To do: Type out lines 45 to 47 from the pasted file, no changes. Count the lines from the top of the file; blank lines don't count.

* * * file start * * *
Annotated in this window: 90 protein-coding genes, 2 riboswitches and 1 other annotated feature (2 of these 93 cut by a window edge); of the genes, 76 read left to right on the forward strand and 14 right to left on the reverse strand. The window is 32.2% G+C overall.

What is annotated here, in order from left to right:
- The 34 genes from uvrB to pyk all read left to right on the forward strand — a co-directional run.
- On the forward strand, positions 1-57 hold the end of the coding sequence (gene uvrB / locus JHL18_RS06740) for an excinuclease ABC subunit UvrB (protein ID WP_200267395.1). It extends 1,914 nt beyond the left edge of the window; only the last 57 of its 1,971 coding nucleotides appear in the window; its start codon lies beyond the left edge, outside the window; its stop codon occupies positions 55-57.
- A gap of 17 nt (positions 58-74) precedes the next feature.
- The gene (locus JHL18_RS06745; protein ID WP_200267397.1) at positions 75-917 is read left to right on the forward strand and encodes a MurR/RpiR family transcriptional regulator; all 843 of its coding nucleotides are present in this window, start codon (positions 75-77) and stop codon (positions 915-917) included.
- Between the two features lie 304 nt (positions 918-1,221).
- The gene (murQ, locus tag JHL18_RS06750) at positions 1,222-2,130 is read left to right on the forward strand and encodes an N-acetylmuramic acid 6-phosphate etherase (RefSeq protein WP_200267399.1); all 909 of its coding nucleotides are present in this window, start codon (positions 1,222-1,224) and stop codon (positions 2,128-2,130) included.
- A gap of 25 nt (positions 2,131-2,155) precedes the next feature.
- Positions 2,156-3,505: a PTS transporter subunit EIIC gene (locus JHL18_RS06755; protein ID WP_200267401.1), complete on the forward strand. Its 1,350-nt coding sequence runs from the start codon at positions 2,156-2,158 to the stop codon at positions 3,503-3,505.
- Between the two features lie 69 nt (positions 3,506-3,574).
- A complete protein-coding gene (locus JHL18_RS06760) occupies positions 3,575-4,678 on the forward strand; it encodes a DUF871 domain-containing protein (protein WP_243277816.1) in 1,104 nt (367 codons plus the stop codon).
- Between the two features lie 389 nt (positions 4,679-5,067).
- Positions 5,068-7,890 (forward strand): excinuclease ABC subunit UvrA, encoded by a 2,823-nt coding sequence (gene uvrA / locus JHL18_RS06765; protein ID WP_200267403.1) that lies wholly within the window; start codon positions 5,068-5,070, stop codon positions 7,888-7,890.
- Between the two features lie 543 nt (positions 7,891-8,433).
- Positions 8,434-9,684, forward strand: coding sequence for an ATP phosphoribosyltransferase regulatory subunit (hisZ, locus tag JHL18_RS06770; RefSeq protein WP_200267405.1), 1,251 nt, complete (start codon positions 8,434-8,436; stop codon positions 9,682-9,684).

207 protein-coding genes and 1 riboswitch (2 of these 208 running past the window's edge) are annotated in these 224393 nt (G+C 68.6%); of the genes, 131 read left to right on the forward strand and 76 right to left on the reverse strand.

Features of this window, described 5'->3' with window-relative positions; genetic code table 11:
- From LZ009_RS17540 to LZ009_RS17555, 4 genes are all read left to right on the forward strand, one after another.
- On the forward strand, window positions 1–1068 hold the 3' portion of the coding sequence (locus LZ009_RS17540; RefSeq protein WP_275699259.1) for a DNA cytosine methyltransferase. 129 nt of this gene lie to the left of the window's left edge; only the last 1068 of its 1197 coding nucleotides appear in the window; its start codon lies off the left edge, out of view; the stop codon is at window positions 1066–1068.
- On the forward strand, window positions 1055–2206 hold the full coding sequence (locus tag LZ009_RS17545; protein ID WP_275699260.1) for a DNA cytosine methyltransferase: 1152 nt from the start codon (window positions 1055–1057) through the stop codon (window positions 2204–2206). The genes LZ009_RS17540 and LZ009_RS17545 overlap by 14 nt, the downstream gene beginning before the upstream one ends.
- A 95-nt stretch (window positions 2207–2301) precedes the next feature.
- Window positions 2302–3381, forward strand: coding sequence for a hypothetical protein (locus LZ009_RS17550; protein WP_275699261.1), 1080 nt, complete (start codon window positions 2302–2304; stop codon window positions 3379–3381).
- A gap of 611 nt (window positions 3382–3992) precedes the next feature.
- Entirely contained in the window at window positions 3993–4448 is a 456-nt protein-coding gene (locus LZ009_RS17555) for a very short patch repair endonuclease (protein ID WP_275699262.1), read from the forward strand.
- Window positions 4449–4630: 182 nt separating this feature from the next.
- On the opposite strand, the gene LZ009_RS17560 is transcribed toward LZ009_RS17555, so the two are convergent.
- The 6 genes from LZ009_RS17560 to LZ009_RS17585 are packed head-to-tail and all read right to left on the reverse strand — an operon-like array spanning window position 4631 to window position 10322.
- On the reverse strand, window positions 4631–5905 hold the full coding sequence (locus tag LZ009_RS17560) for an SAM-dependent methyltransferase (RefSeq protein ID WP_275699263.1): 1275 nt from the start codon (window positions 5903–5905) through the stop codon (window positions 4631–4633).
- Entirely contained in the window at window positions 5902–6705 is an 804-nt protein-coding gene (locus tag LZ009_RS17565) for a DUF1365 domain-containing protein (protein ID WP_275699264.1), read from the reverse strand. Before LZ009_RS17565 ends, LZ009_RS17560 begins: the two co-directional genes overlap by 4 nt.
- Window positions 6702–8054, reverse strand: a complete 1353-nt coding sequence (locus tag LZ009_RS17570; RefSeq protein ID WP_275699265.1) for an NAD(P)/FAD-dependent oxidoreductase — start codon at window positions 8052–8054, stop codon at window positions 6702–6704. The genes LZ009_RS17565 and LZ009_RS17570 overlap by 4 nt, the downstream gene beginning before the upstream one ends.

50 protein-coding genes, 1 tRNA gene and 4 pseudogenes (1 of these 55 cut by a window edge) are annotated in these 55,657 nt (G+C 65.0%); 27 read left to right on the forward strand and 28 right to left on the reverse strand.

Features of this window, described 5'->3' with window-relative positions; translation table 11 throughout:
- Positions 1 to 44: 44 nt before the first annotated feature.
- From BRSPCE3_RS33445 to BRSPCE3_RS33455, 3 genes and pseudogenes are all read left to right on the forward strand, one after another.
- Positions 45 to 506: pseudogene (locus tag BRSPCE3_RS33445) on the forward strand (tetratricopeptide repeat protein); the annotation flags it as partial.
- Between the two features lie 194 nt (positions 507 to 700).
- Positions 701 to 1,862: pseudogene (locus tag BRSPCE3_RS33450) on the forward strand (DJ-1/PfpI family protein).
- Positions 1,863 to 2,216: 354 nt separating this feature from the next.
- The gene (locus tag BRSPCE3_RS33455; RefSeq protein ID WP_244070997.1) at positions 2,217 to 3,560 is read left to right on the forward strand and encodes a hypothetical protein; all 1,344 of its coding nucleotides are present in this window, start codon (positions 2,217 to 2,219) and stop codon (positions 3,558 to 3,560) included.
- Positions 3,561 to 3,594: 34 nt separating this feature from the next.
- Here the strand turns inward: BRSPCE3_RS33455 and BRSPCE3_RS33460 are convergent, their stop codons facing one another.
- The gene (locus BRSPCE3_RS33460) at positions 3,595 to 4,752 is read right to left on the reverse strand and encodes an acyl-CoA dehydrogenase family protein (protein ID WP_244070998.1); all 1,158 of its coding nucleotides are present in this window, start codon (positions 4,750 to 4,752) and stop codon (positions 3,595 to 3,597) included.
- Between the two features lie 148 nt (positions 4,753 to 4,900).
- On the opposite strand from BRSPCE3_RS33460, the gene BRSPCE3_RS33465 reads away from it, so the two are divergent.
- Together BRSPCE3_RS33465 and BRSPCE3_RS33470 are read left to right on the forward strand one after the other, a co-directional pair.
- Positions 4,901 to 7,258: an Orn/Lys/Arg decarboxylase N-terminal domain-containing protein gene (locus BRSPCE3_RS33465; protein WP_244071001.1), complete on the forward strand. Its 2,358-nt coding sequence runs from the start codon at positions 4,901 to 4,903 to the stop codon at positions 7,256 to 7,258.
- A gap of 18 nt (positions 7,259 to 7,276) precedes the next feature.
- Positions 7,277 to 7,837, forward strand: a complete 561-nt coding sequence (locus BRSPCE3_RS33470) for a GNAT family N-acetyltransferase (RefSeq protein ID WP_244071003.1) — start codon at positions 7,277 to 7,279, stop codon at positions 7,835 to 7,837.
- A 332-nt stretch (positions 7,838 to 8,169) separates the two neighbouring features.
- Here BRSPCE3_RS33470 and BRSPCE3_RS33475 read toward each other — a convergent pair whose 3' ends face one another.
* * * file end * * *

- On the opposite strand from BRSPCE3_RS33460, the gene BRSPCE3_RS33465 reads away from it, so the two are divergent.
- Together BRSPCE3_RS33465 and BRSPCE3_RS33470 are read left to right on the forward strand one after the other, a co-directional pair.
- Positions 4,901 to 7,258: an Orn/Lys/Arg decarboxylase N-terminal domain-containing protein gene (locus BRSPCE3_RS33465; protein WP_244071001.1), complete on the forward strand. Its 2,358-nt coding sequence runs from the start codon at positions 4,901 to 4,903 to the stop codon at positions 7,256 to 7,258.